It’s an innovative and exciting system that gives owners an additional incentive not to lose their phone.

Dual-mode driving

The Audi metroproject quattro is equipped with the same Audi drive select system that can be ordered as an option for the current generation of the bestselling Audi A4. This enables the driver to pre-select one of two specially adapted configurations for the drivetrain, shift characteristics and magnetic ride shock absorbers.

The default setting is the "efficiency" mode, which is automatically activated every time the engine is started. In this mode, the engine and transmission respond gently to use of the accelerator and shift paddles. This setting is ideal for a relaxed driving style, as well as offering tremendous potential for effectively lowering fuel consumption, and therefore emissions too.

In the "efficiency" mode, the electric motor is not deployed as a source of additional torque; instead it is run selectively as the sole power source to bring about a tangible reduction in consumption. For this purpose, the system makes use of a host of parameters which can be fed to it via the navigation system.

Thanks to the navigation system's ability to detect differences in altitude along the route, regeneration phases as well as the increase in energy requirements on inclines can be computed before the journey has even started. This also makes for particularly efficient vehicle operation by harnessing the electric motor to optimum effect.

On predefined routes with access to a mains power socket at the destination, the Audi metroproject quattro can cover distances of up to 100 kilometers running purely on electrical power – and swiftly too: it is capable of reaching a speed of considerably more than 100 kmh. The combustion engine only cuts in again once battery capacity has dropped to below 20 percent of maximum.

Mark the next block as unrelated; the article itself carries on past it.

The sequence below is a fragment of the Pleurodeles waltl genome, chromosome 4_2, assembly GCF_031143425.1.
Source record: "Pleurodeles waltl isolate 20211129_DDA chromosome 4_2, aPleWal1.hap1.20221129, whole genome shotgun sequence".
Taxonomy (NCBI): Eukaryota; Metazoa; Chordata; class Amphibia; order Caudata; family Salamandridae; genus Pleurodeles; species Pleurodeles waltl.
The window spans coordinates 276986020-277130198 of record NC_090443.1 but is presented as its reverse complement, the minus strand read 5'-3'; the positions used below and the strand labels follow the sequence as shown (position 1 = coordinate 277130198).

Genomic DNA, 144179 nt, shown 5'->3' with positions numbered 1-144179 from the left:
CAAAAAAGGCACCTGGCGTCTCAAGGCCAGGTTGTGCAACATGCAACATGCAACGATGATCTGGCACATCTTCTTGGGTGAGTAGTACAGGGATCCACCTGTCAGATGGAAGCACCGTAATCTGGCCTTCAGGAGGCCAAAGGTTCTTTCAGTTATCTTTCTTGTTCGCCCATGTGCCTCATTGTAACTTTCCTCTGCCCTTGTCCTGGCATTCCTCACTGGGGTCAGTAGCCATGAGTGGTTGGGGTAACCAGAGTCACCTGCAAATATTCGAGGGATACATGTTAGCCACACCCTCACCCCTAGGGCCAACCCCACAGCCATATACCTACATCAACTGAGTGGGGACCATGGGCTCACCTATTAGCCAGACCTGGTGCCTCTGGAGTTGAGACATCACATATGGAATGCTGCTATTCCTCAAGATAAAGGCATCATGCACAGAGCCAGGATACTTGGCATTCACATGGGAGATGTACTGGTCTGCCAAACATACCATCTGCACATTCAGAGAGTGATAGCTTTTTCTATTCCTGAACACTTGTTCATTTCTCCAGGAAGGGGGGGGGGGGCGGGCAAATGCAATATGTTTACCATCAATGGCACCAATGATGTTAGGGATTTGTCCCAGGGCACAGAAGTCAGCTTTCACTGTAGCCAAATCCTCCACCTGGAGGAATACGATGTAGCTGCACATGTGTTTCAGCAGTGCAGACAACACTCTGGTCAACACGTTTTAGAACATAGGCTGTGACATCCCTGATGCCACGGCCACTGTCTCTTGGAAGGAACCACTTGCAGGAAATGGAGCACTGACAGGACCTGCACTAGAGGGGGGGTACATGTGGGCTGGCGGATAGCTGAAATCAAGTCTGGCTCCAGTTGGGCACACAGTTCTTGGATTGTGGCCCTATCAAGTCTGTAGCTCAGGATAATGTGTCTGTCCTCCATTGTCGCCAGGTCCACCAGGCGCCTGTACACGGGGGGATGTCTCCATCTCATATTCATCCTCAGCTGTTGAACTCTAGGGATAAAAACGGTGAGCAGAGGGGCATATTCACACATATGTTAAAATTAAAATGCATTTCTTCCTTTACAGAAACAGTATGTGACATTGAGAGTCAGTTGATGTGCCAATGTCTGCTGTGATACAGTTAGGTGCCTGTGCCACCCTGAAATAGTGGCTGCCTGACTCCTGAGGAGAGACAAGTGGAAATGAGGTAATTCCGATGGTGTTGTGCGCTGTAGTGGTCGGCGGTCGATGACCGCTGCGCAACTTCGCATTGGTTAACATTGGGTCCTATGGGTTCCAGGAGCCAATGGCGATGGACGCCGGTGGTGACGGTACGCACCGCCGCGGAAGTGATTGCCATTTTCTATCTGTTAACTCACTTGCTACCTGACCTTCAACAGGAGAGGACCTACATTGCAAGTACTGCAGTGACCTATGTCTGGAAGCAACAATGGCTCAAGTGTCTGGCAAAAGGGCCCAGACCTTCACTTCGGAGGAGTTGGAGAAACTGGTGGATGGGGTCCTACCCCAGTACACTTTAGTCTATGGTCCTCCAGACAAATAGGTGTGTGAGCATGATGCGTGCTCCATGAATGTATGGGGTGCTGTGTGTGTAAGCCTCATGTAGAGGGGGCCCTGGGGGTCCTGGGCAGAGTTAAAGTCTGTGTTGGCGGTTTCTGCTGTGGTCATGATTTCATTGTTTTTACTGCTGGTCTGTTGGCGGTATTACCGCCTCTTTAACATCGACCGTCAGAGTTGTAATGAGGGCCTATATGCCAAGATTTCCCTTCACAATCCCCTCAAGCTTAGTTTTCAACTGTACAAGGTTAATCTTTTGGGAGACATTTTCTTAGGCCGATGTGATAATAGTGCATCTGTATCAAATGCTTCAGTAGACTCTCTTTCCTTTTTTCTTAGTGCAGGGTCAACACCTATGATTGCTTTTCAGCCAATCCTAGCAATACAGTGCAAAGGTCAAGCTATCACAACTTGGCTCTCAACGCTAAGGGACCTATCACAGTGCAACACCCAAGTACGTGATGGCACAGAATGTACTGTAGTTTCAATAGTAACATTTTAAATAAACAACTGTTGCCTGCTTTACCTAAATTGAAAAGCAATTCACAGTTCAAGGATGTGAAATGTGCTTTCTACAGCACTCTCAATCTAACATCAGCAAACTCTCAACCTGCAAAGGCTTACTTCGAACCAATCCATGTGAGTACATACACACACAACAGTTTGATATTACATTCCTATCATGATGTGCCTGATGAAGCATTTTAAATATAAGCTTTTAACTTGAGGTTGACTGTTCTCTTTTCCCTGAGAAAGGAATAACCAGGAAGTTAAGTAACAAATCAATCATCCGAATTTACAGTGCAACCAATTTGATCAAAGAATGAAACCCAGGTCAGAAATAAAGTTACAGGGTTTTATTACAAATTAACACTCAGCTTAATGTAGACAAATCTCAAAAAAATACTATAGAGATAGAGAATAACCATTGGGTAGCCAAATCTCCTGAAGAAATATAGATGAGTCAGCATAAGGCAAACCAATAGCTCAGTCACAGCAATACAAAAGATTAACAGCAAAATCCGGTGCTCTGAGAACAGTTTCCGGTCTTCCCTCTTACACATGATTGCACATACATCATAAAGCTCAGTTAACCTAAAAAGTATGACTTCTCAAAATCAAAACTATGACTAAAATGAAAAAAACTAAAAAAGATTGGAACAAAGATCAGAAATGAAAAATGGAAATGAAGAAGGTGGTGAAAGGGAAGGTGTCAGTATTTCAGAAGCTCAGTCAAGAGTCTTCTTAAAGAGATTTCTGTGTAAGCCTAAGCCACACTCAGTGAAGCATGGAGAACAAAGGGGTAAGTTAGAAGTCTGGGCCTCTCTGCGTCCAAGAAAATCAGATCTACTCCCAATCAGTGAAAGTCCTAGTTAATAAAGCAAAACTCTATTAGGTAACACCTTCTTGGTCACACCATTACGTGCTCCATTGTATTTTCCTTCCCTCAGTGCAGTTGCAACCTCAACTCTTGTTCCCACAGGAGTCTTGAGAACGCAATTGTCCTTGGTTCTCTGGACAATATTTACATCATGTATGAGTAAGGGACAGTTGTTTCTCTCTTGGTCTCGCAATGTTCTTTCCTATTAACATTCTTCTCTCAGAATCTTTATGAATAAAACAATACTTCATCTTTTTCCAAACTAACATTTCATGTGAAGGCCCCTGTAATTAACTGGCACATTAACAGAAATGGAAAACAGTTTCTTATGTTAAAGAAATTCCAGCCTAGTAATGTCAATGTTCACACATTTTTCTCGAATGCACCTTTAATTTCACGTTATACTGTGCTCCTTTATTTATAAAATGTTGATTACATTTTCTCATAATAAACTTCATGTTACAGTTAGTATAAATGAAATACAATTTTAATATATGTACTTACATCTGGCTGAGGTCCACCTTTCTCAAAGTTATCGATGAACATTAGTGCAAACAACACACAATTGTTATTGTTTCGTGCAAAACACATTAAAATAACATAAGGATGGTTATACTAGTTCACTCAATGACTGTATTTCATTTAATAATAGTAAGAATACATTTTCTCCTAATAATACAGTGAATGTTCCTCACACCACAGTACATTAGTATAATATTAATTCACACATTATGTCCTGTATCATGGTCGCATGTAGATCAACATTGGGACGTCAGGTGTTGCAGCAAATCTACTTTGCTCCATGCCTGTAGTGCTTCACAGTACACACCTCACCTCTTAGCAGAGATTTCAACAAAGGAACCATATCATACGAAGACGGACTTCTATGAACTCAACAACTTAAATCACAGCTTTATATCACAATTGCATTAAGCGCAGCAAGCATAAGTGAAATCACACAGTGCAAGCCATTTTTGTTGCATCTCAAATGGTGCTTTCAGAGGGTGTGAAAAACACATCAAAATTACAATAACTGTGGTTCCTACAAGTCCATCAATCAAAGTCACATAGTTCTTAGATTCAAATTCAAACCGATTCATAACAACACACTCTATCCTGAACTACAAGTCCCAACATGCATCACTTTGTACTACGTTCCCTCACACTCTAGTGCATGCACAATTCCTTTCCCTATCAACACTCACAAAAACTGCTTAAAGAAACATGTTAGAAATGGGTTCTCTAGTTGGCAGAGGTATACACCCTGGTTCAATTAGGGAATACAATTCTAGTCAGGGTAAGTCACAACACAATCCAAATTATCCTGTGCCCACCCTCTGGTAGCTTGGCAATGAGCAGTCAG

The "efficiency" mode also flashes up messages in the central display advising the driver to deactivate energy-intensive systems, such as the automatic air conditioning's compressor, or close any open windows.

The “dynamic” mode is designed to produce the dynamic yet comfortable driving sensation that is so typical of the brand and that Audi drivers have come to expect of their car. In this mode, the vehicle's electronics also harness the torque available from the electric motor to achieve extra-sporty acceleration along with excellent lateral dynamics.

Magneto-rheological suspension

The shock absorbers deploy a highly innovative technology in the form of Audi magnetic ride, which we’ve already seen in the Audi R8 and the TT. Here, the conventional shock absorber fluid is replaced by a magneto-rheological fluid whose viscosity can be controlled by means of an electromagnetic field. This effect allows the damping characteristics to be adapted electronically at any time by energizing the electromagnets.

Audi magnetic ride capitalizes on this quality to make the appropriate damping forces available in any driving situation, thereby optimizing both ride comfort and performance dynamics. A computer linked up to a system of sensors interprets the current driving situation with split-second speed. At the same time, drivers are able to choose between two different drive modes, depending on whether they wish to have a distinctly sporty drive – with the magneto-rheological fluid at a low viscosity – or a more comfort-oriented ride.

Although just a concept at the moment, the metroproject quattro showcases some very practical and exciting technologies, and also demonstrates the viability of a plug-in electric/petrol hybrid as a real-world alternative engine technology. Fantastic stuff.

About the Author
Loz Blain Loz has been one of Gizmag's most versatile contributors since 2007. Joining the team as a motorcycle specialist, he has since covered everything from medical and military technology to aeronautics, music gear and historical artefacts. Since 2010 he's branched out into photography, video and audio production, and he remains the only Gizmag contributor willing to put his name to a sex toy review. A singer by night, he's often on the road with his a cappella band Suade.   All articles by Loz Blain
Related Articles
Looking for something? Search our 28,723 articles